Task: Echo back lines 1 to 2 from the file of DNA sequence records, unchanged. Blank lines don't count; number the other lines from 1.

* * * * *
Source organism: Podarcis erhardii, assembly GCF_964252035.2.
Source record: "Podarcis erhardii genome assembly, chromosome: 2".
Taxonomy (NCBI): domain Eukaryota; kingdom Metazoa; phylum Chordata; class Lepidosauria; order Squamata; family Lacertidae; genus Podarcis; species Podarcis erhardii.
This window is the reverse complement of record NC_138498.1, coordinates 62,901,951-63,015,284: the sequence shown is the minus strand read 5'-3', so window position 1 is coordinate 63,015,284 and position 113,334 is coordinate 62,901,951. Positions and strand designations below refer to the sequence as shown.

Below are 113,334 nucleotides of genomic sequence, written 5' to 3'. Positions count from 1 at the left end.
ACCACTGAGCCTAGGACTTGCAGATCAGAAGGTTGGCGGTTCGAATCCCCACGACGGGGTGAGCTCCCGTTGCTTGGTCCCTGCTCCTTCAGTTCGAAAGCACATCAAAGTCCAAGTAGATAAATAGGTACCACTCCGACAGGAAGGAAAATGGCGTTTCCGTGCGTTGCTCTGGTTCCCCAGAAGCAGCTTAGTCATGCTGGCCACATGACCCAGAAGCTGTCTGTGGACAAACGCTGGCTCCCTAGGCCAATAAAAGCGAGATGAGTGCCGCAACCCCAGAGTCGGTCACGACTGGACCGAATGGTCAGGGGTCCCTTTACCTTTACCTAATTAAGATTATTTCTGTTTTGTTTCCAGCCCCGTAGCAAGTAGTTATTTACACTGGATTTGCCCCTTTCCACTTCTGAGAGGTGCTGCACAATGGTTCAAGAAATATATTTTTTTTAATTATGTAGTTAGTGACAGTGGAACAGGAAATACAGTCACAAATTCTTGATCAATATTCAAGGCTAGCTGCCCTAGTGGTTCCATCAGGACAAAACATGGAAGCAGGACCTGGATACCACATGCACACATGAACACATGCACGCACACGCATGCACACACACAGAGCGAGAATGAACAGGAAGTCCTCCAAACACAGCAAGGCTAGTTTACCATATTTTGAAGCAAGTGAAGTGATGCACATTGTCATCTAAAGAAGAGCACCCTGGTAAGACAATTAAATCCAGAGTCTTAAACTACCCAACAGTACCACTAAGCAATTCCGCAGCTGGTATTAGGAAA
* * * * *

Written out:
Source organism: Podarcis erhardii, assembly GCF_964252035.2.
Source record: "Podarcis erhardii genome assembly, chromosome: 2".